To further its goals, “V-Dem uses innovative methods to aggregate expert judgments and thereby produce estimates of important concepts” (p. 48). They “use experts because many key features of democracy are not directly observable. For example, it is easy to observe whether or not a legislature has the legal right to investigate an executive. However, assessing the extent to which the legislature actually does so requires evaluation by experts with extensive conceptual and case knowledge” (p. 48). Thus, “V-Dem typically gathers data from five experts per country-year observation, using a pool of over 3,700 country experts who provide judgement on different concepts and cases. Experts hail from almost every country in the world, allowing us to leverage diverse opinions” (p. 48).
The report’s introduction deplores “the decline of democracy over the past decade,” as well as “this intensifying wave of autocratization around the world.” It also “highlights the need for new initiatives to defend democracy” (p. 5). Indeed, democracy has fallen a long way from the balmy days of the immediate post-Cold-War period and the so-called “end of history”[ Francis Fukuyama, “The End of History,” National History,” No. 16 (Summer 1989), pp. 3-18. ] in the sense of no more wars given the apparent victory of liberal Western democracy. Regrettably, we are now witnessing the return of history, and unfortunately Erdoğan’s Turkey represents a prime (but certainly not sole) example. Thus, the report goes on to note that “the level of democracy enjoyed by the average global citizen in 2021 is down to 1989 levels. The last 30 years of democratic advances are now eradicated” (p. 6). “Dictatorships are on the rise and harbor 70% of the world’s population—5.4 billion people. Liberal democracies peaked in 2012 with 42 countries and are now down to the lowest levels in over 25 years” (p. 6). Indeed, liberal democracies now represent only 34 nations and are home to only 13% of the world population. Anti-pluralist parties like Erdoğan’s AKP drive autocratization in at least 6 of the top 10 autocratizers. The Report specifically lists Turkey along with Brazil, Hungary, India, Poland, [and] Serbia (p. 7).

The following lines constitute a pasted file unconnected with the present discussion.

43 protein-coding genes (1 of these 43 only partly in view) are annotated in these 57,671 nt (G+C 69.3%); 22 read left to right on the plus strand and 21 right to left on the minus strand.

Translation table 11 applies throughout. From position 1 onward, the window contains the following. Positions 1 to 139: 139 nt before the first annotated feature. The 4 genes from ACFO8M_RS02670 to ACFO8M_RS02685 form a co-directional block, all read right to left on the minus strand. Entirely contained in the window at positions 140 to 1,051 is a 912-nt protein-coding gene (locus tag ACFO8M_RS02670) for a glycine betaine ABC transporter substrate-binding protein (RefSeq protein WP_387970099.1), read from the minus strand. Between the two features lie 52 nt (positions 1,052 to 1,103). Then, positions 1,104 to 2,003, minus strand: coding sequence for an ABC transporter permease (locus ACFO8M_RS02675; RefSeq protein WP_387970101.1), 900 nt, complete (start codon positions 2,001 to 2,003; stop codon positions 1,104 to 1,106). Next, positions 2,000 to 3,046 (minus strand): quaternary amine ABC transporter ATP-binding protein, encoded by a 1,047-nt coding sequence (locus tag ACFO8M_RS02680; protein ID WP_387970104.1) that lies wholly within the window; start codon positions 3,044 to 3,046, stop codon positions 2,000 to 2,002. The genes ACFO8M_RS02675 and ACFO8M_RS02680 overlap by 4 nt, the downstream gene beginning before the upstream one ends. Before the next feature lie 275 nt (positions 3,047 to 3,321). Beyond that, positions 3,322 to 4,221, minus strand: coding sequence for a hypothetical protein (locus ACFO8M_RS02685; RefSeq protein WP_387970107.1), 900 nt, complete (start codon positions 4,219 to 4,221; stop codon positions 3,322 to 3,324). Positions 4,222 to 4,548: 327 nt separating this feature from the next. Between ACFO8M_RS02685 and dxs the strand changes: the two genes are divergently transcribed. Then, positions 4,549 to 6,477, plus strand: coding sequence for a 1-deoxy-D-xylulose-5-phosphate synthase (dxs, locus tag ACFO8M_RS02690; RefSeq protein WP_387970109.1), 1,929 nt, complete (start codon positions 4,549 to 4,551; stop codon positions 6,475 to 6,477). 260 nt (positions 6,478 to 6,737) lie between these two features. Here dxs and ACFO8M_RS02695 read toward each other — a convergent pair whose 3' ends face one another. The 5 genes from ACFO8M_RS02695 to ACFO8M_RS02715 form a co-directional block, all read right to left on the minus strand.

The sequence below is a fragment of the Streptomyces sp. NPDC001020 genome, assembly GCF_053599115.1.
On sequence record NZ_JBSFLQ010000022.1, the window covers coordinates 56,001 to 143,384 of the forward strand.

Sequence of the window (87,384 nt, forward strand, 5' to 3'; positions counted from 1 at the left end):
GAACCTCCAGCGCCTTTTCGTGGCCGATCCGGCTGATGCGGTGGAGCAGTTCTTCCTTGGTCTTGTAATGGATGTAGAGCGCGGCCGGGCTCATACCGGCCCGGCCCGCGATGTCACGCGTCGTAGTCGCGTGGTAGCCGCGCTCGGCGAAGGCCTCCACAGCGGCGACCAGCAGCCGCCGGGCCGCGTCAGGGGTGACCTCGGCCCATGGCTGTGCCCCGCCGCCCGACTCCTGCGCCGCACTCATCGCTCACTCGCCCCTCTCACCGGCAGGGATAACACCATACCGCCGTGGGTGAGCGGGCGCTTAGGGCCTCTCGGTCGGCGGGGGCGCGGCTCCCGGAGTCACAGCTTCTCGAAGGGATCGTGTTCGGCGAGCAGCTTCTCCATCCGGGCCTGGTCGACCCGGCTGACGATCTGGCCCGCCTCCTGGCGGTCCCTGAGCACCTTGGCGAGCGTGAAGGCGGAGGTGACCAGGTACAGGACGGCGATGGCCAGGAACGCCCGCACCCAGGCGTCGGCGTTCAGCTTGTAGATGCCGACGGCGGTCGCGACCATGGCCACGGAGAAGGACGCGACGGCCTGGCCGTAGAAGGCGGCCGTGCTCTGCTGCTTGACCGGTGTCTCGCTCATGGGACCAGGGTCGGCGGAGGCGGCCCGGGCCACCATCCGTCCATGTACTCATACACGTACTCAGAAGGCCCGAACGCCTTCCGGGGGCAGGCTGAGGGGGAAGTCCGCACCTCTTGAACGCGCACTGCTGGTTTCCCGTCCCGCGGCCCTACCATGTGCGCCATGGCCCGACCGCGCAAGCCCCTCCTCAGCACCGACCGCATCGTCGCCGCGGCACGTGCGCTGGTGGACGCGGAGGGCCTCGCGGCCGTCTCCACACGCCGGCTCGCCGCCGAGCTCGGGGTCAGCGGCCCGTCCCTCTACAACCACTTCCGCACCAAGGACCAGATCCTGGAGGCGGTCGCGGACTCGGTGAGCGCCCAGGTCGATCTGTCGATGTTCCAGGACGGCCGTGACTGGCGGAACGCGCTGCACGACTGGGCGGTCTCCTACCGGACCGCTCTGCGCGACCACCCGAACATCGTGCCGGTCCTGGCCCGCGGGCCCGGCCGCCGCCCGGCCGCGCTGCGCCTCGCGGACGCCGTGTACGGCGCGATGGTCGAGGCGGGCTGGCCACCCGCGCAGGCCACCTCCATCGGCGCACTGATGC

After this introduction, the V-Dem Report defines and presents precise scores ranking and comparing all 202 countries analyzed. Turkey ranks ahead of only 32 other countries on “Countries by score on V-Dem’s Liberal Democracy Index (LDI) of 2021 compared to 2011, in other words an index that measures the decline of liberal democracy in a country during the past decade. One hundred and seventy countries rank ahead of Turkey, including Bangladesh, Rwanda, Egypt, Djibouti, Iran, Vietnam, Ethiopia, Democratic Republic of Congo, Central African Republic, etc. Frankly, for those who have admired Turkey’s democracy in the past, this is a disgrace! The Scandinavian countries Sweden, Denmark, and Norway represent the top 3 on this LDI index measuring the decline of liberal democracy. Finland is number 8. The United Kingdom ranks number 19 and the United States is all the way down to number 29. One could write an entire commentary listing and analyzing why each of the 202 countries are ranked where they are and what this means. However, this Commentary will only briefly discuss how the Report specifically defines liberal democracy.
Part 2 to follow
Michael M. Gunter is a professor of political science at Tennessee Technological University in Cookeville, Gunter has worked directly with top Kurdish and other Middle Eastern political leaders. He received the Kurdish Human Rights Watch’s “Service to the Kurds Award” in 1998.